How to add skin and feathers to a Worbla model?

Hi all, hoping someone can help with suggestions.  My 11 year old daughter is making a life sized half skeleton, half lifelike model of an Anchiornis huxleyi (paravian - pre-bird dinosaur) for a science competition.  Yeah, I know, ambitious much??!  Anyway she's made the fleshed side of the body out of Worbla formed over an aluminium foil shape & she's made the skull & jaw.  She needs to cover just that half with feathered skin & we're wondering the best way to do it.  This is all new to us!  So far she's tried putting emu feathers into grey fleece fabric for the skin with the intention of gluing it straight to the Worbla - what glue would be best if she did that?  The feathers are coming out though, so she is now thinking of a latex skin & inserting feathers into it.  How would she do that?  Paint the latex straight onto the Worbla & then stick the feathers in & hope they stay put?  She also needs to consider how to attach the longer flight feathers on the legs which would take greater strength to stay in place.  Any hints, tips, ideas?  Pics showing what an Anchiornis huxleyi looks like, a half skeleton, half taxidermy rabbit to demonstrate how she wants it to look & what she's created so far...  (And we're in Australia so any products we're likely to find here would be great!)


  • Hi Jo,

    Such a cool project!  Sticking feathers into a latex skin would be a bit challenging since there would not be much material to stick the feathers into.  But if needed you could do this for fleshy/skin areas by painting a base latex layer down first, then painting over the quills of the feathers with latex before moving on to the next row. (like laying shingles)

    I think her idea of inserting the feathers into the fur is a great one, and might just be the ticket.  I would see if you can get the feathers to go all the way through the fur backing, then apply some glue on the back where the quill sticks through.  If you had the time you could even sew each quill in on the back, but gluing might be easier/faster.  A fabric/craft glue should keep the feathers in place well enough to let you glue that fabric to the character and lock things in fully.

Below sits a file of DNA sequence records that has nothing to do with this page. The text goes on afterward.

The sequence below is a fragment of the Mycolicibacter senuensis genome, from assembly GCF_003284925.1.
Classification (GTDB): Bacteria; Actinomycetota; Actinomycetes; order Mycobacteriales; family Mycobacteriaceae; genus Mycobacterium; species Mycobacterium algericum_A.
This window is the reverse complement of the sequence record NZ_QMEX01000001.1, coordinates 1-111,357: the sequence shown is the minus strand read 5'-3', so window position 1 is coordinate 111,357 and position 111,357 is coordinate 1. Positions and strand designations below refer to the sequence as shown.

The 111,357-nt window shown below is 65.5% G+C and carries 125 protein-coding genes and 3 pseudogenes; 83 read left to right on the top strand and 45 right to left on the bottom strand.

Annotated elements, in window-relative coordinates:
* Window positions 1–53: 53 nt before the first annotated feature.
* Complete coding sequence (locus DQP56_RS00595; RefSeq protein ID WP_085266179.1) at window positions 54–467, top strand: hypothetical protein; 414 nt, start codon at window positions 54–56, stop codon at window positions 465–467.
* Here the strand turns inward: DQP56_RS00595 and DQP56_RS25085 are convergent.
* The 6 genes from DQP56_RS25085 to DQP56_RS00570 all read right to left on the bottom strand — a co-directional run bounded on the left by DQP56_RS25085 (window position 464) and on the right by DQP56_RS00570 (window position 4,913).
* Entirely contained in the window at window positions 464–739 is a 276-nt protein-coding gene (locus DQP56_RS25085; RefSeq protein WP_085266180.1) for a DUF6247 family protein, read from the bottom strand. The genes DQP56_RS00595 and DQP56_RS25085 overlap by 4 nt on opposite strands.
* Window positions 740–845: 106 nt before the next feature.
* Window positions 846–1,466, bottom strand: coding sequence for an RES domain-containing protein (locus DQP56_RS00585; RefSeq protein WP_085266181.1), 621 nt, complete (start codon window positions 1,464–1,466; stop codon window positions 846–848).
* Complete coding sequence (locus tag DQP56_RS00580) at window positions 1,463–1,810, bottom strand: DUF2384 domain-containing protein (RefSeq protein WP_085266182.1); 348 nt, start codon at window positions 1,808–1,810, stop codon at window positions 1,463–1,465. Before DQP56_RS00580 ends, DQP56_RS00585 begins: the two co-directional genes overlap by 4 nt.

When looking for glues to bond different surfaces together I like to use this resource:

    For gluing the fabric down to the worbla I would try a contact adhesive like Barge.  Apply a coat to each side, let it dry for a few minutes, then press the two together.  This should also help keep the feathers in place once everything is secured.  Wear gloves, be in a well ventilated area (solvent fumes from the barge), and know that once you put the two pieces together they are not going to want to come apart without damaging things.

    If you need a bit more time to adjust the alignment of pieces you can apply them while the barge (or other contact adhesive) is still wet, then let them sit to dry.   With the adhesive being wet you have a bit more freedom to peel up and re-apply or adjust things.  While things dry you can put pins in the fabric to hold it in place on the character.

    That said, with things like feathers they will sometimes want to come out, so handling with care is always a good idea.  

    For areas that need to look like skin, liquid latex will work great.  You can pigment it with acrylic paints like Liquitex.  Just know that they will dry darker than they appear when wet, as wet latex is white but dries a somewhat clear yellowish tint.

    When the latex is part way through drying you should be able to give the surface textures or sculpt subtle lines into it as well.  I suggest doing some tests on something that is not your finished character to get used to how the color changes as it dries, and how it can be sculpted/shaped.